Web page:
Vicarious MFA: Home stretch
Informal survey: Are writers with MFA’s the only writers who give a damn what people in other MFA programs are reading? If so, thanks to all you non/anti-MFA HTML giant readers who put up with the all this MFA chatter. Here is your last dose of Vicarious MFA hoo-hah.
+ Surprise guest class with Richard Ford!
Before the class, everyone who signed up for it read Indian Uprising by Donald Barthelme, Louis Menand’s New Yorker article about Barthelme , and an interview with Umberto Eco. Richard Ford talked about Barthelme for a little while and we asked him a lot of questions about his writing process, philosophy and ideas about the collage element that is innate in all forms/types of writing. He brought his “notebook” to class, which, in fact, was not a notebook at all. It was a huge, purple, three-ring binder in which he collects quotes, thoughts, facts, research, etc for whatever novel he’s working on at the time. He told us about how he’s dyslexic and how that effects his writing. At one point Ford said, “Rick Moody, who I deeply disrespect, once said something about how there are only two kinds of writers: writers like Hemingway and writers like Beckett. I disagree with that… It’s too narrow a perspective on what a writer can be…Writing is supposed to broaden your world, open things up… Rick is probably a nice boy, he just says silly things.” I got to chat with Ford for a moment afterwards, just to say thanks and hello. I was excited about this because we are both from Mississippi and we’ve both lived in New Orleans, which is the nearest refuge for people born in Mississippi. We talked about New Orleans for a minute, how easy it is to get nostalgic about New Orleans and how we both want to buy houses there.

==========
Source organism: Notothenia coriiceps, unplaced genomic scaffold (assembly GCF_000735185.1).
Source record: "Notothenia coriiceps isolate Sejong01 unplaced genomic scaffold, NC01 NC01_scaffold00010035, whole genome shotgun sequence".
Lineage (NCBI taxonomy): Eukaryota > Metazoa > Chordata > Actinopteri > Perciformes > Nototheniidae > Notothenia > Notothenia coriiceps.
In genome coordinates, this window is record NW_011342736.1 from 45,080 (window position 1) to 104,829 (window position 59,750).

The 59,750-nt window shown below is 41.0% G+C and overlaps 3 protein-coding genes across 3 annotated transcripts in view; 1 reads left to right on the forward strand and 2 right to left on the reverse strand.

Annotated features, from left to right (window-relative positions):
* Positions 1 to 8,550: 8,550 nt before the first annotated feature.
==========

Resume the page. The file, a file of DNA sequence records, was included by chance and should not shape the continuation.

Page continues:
+Amy Benson made strawberry-rhubarb pound cake for our last meeting of Non/Fiction. I turned in a monster crazy-weird essay that I will be excited to get her feedback on.
+Last workshop is kicked off with a few bottles of champagne, which went straight to everyones’ heads, loosening a hysteria of honesty. It was a good group, but I will be happy not to have to read anyone else’s first drafts for a while.